Review Summary: I wish I’d started walking before I ran
By the time Down to Earth rolled around in 2001, Ozzy Osbourne was in a rather interesting position. The Osbournes was still a year away but the success of Ozzfest granted him a new level of relevance as a pop culture figurehead and nu metal tastemaker. The ongoing reunion with Black Sabbath also reinforced his elder statesman status while introducing the institution to a new generation of fans. However, such achievements came with a growing sense of stagnancy and six years between albums makes one wonder what the Ozzman would have to say from such a comfortable point.
Down to Earth makes the start of what I like to call Ozzy’s ‘I love you all’ era. He’s always been an entertainer at heart, but 1995’s Ozzmosis allowed him to finally rip off the wild-man mask with its confessional lyrics and then he just never bothered to put it back on. This is an older, gentler Ozzy who tells you about his hopes and dreams, warns you about drugs, and presumably wants you to drink plenty of water and look both ways before crossing the street. Colleagues like Alice Cooper have proven that this sort of attitude can work if you keep providing the thrills that people loved you for in the first place, but Ozzy seems to go out of his way to remind you all the scary stuff is just him playing pretend.
It also doesn’t help that the actual music lacks a thorough identity. The greater emphasis on sludgy chugs, processed vocals, and other effects would suggest some of that Ozzfest influence rubbing off on him, but it doesn’t follow through enough to feel truly substantial. The reliance on producers and outside songwriters that began in the nineties also reaches critical mass here, making the compositions feel pedestrian and the playing nondescript despite the talents involved. Ozzy has always been at his best when elevated by the band backing him up, but it feels like everybody was afraid of possibly stepping on his toes here.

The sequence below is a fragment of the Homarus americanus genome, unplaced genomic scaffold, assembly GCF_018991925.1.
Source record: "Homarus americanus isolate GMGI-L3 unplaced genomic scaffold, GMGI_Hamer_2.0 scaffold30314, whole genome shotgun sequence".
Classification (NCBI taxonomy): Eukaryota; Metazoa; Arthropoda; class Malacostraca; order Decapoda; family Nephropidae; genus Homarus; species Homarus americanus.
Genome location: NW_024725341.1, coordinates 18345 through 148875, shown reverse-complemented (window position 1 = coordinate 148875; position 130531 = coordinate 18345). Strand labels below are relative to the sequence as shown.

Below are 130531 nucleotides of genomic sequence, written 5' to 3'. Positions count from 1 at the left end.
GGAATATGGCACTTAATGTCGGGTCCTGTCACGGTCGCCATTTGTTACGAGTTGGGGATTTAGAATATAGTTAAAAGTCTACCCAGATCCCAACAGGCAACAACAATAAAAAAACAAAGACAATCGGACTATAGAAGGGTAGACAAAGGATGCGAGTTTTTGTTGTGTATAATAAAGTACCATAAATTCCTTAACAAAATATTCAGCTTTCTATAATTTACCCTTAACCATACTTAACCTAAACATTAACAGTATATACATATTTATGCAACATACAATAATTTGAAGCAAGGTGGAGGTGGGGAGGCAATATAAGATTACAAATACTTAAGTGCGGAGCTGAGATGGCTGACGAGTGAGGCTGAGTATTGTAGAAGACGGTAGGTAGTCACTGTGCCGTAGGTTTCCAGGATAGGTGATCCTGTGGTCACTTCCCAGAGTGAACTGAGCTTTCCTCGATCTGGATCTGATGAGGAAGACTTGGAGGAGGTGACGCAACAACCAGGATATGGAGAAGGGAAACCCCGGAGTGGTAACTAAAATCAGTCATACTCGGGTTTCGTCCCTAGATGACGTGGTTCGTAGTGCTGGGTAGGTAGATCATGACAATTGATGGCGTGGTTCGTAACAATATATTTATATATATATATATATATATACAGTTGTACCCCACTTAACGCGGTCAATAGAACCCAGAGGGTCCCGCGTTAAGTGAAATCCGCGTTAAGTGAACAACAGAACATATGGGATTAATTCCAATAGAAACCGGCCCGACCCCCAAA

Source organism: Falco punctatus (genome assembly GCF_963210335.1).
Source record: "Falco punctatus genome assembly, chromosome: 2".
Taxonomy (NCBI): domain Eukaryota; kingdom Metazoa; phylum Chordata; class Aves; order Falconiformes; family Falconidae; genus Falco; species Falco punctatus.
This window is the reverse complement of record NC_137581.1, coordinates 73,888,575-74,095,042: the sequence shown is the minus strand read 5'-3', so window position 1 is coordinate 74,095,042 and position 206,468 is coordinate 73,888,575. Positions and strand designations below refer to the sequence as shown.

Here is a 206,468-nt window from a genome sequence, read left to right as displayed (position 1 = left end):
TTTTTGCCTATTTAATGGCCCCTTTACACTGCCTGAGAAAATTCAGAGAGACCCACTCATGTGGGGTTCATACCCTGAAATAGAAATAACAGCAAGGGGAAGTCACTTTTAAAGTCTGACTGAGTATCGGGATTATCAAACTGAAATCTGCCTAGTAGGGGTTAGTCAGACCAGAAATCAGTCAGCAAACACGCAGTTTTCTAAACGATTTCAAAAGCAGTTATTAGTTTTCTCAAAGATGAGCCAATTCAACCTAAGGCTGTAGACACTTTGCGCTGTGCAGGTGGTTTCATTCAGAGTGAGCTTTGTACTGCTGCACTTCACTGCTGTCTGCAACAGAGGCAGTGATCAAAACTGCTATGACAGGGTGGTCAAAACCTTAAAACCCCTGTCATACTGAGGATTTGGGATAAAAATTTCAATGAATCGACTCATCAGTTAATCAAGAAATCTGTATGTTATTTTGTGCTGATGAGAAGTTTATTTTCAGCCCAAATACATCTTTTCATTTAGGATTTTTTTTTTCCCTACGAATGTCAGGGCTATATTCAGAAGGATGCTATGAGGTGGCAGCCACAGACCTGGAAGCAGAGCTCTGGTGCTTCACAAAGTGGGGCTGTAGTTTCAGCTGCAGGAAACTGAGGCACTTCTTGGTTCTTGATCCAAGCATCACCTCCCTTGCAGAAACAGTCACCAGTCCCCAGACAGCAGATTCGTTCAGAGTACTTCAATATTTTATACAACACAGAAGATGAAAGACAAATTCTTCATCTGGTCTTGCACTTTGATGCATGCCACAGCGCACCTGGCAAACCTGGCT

As much as I hate to rag on an album for what it isn’t doing rather than for what it is doing, there were some real missed opportunities behind the scenes. Zakk Wylde’s minimal presence becomes egregious when you consider he had offered several songs that Ozzy rejected for being ‘too Black Label’ only to be repurposed by that project for 1919 Eternal the following year. Dave Grohl also offered a couple songs that ended up on Probot. It would be easy to blame the Osbourne camp for being shortsighted in those instances but even the guest features that he did for Rob Zombie and Tony Iommi around the same time are more exciting than anything here.
Fortunately, there are some decent songs that keep this from being as bad as I’m making it sound. “Gets Me Through” is a solid opener despite the ‘I’m just a normal guy’ lyrics coming a little too close to condescending, the robotic vocal effect on the chorus of “Facing Hell” makes it oddly memorable, and “Junkie” has a nice shuffle to it. “Dreamer” may be the album’s true staple, serving as a sentimental ballad with some world-weary but still optimistic Beatles flair. Unfortunately, it’s a rather frontloaded experience as subsequent tracks like “Black Illusion” and “Alive” just in one ear and out the ear.
Even at the height of my teenage Ozzy fandom, Down to Earth is one album that I’ve just never been able to get into. The playing is competent but lacking in any standout performances and the songwriting is generally going through the motions with a couple songs managing to keep its head above water. Anecdotes make it easy to imagine what could’ve been but knowing Ozzy’s priorities at the time makes one wonder if it really should’ve happened at all. It’s not an awful album by any means, but it’s also just not interesting enough to be that bad.